Introduction

What is The New Yorker? I know it’s a great magazine and that it’s a tremendous source of pleasure in my life. But what exactly is it? This blog’s premise is that The New Yorker is a work of art, as worthy of comment and analysis as, say, Keats’s “Ode on a Grecian Urn.” Each week I review one or more aspects of the magazine’s latest issue. I suppose it’s possible to describe and analyze an entire issue, but I prefer to keep my reviews brief, and so I usually focus on just one or two pieces, to explore in each the signature style of its author. A piece by Ben McGrath is not like a piece by Jill Lepore, and neither is like a piece by Ian Frazier. One could not mistake Finnegan for Goodyear, or Filkins for Khatchadourian, or Bilger for Paumgarten. Each has found a style, and it is that style that I respond to as I read, and want to understand and describe.

Friday, January 9, 2015

January 5, 2015 Issue


Raffi Khatchadourian’s absorbing "A Century of Silence," in this week’s issue, differs significantly from his previous New Yorker work, which is written in either the third person or the first-person minor. His new piece is written in the first-person major. The opening sentence establishes the point of view:

When I try to imagine my grandfather, the face that appears to me is a variation of a pencil drawing that hangs in my parents’ house.

Never before has Khatchadourian opened in such a subjective way. I find it exhilarating. I’m an avid fan of his work. His "No Secrets" (June 7, 2010), "The Gulf War" (March 14, 2011), "Transfiguration" (February 13, 2012), and "A Star in a Bottle" (March 3, 2014) are among the glories of New Yorker reporting – intricate weaves of fact, quotation, and detail. I’ve longed for him to write more in the “I.” And now he has.

“A Century of Silence” is an account of a trip that Khatchadourian made to Diyarbakir, in southwestern Turkey, where his Armenian grandfather spent most of his life. Diyarbakir was a locus of the 1915 Armenian genocide. Turkey’s government still denies the genocide. But recently, as Khatchadourian shows, Diyarbakir, led by its old town mayor, Abdullah Demirbaș, broke with state policy and began to revive the city as a center of multiculturalism, the main feature of which is the restoration of the cathedral known as Sourp Giragos, the largest Armenian church in the Middle East.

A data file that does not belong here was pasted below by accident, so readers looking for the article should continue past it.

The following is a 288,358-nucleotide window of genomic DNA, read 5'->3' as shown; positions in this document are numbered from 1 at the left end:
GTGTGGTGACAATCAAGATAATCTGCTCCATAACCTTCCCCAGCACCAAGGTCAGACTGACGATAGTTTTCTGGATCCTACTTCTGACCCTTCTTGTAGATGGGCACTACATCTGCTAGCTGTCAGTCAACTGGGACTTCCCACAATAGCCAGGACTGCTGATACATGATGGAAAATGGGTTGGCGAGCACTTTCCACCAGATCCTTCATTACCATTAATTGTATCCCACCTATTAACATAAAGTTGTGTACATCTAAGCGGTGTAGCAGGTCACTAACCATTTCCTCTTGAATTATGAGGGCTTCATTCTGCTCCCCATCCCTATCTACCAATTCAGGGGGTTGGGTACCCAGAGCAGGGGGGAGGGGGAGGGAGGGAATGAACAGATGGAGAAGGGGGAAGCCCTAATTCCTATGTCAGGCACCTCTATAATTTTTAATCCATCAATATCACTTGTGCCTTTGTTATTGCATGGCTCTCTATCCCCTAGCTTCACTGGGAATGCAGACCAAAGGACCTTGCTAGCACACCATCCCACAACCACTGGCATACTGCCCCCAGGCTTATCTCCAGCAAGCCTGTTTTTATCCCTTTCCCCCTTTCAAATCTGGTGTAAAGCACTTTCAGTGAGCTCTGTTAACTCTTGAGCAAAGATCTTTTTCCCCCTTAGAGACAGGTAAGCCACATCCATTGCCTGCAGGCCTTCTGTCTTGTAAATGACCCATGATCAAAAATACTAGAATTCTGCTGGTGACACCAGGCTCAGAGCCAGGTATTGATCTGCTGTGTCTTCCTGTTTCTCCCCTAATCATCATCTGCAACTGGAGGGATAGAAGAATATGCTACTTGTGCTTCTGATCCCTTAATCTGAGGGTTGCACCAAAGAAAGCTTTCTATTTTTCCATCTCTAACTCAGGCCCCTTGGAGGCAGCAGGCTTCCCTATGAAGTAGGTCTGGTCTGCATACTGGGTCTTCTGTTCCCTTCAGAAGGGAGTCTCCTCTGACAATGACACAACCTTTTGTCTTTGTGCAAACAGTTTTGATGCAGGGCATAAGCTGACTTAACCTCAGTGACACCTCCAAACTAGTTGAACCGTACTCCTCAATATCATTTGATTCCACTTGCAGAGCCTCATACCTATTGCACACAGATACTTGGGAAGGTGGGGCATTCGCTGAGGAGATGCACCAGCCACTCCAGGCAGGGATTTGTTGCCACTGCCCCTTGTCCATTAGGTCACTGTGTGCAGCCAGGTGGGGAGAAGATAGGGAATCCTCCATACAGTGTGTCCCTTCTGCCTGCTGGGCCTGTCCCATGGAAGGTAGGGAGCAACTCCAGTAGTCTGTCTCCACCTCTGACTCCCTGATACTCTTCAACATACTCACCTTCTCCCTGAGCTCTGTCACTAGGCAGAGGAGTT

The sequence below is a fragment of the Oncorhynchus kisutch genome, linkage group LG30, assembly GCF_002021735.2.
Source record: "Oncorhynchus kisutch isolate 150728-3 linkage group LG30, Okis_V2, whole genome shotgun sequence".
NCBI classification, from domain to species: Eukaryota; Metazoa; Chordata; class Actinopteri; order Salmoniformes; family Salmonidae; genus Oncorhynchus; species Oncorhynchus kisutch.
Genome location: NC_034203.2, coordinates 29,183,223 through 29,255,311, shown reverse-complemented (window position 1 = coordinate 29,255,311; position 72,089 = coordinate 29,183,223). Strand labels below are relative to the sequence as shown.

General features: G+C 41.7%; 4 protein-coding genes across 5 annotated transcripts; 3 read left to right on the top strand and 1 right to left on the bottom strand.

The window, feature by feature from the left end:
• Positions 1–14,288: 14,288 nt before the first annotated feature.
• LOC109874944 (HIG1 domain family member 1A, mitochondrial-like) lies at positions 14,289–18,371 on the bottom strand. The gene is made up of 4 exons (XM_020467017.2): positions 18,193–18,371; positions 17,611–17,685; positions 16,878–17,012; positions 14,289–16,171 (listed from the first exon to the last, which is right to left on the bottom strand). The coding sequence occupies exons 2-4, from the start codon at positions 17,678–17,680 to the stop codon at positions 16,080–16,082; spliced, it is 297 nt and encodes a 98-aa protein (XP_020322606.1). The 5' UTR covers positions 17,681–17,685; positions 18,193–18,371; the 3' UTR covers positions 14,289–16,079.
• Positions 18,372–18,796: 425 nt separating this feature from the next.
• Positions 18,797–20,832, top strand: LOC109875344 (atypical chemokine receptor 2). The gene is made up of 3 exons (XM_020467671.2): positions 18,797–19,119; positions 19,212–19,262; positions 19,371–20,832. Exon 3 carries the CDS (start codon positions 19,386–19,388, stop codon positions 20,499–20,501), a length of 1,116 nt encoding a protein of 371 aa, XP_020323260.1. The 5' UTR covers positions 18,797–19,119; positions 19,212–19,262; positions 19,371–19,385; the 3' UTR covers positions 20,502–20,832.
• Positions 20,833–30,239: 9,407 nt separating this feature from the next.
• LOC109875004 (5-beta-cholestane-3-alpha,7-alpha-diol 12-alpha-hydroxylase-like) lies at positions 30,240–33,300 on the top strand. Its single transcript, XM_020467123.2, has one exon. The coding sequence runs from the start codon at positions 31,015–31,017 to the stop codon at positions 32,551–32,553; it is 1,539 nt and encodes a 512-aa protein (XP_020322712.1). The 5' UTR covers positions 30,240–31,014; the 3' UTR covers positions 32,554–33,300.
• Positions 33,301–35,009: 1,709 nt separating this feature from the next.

Khatchadourian’s trip is a sort of quest. He says,

Hundreds of people began coming to Sourp Giragos every day, the visits minor acts of curiosity, atonement, remembrance, a reckoning with a distant Armenian identity. Some came trying to piece together family history, lost stories of survival. Last April, I packed a bag (and the old Bible) and made the journey, too—to solve the mystery of my grandfather’s survival, if possible, and to learn how the cathedral had been resurrected, how the city had so unexpectedly changed, and how a century of contested history could finally appear to be resolved.

My favorite passage in “A Century of Silence” is the last paragraph, a description of Khatchadourian’s visit to the ruins of another old church in Diyarbakir, called Sourp Sarkis:

I went farther into the church, making a list of the things that the people of Diyarbakir had left there. Dried scraps of bread. Automotive carpeting. An old shoe. A fragment of a transistor radio. Corrugated plastic, some of it burned. Where the main altar had been, there was a fire pit; among the ashes, a wrapper for a candy called Coco Fino and empty cans of Efes beer. A rusted wire. Coils of shit. In the inset of a wall, someone had arranged several stones in a neat line. Hundreds of daisies reached upward. And as the sun descended behind the high city walls the smell of grilled meat drifted over from nearby homes, and the sound of children playing began to fill the streets. A ball was kicked and it hit the side of a building and bounced. Some boys clambered over the wall that surrounded the church. Women left their kitchens, and climbed to their roofs to collect carpets that had been put out to air. TVs wired to satellite dishes came on, filling spare rooms with their ethereal glow. All of Diyarbakir, it seemed, except the church, drifted forward in time. Overhead, a flock of common swifts darted and circled among the old stone arches. Their black wings arced like boomerangs as they swooped through the ruins—above the piles of earth, the weeds and the wildflowers, all the trash—and their movements were ceaseless, careless, as if unweighted by anything.

That “All of Diyarbakir, it seemed, except the church, drifted forward in time” is very fine. It’s one of two lines I’d like to remember this story by. The other one occurs earlier in the piece. It’s unforgettable: “Mass violence was buried in the city like strata of rock.”

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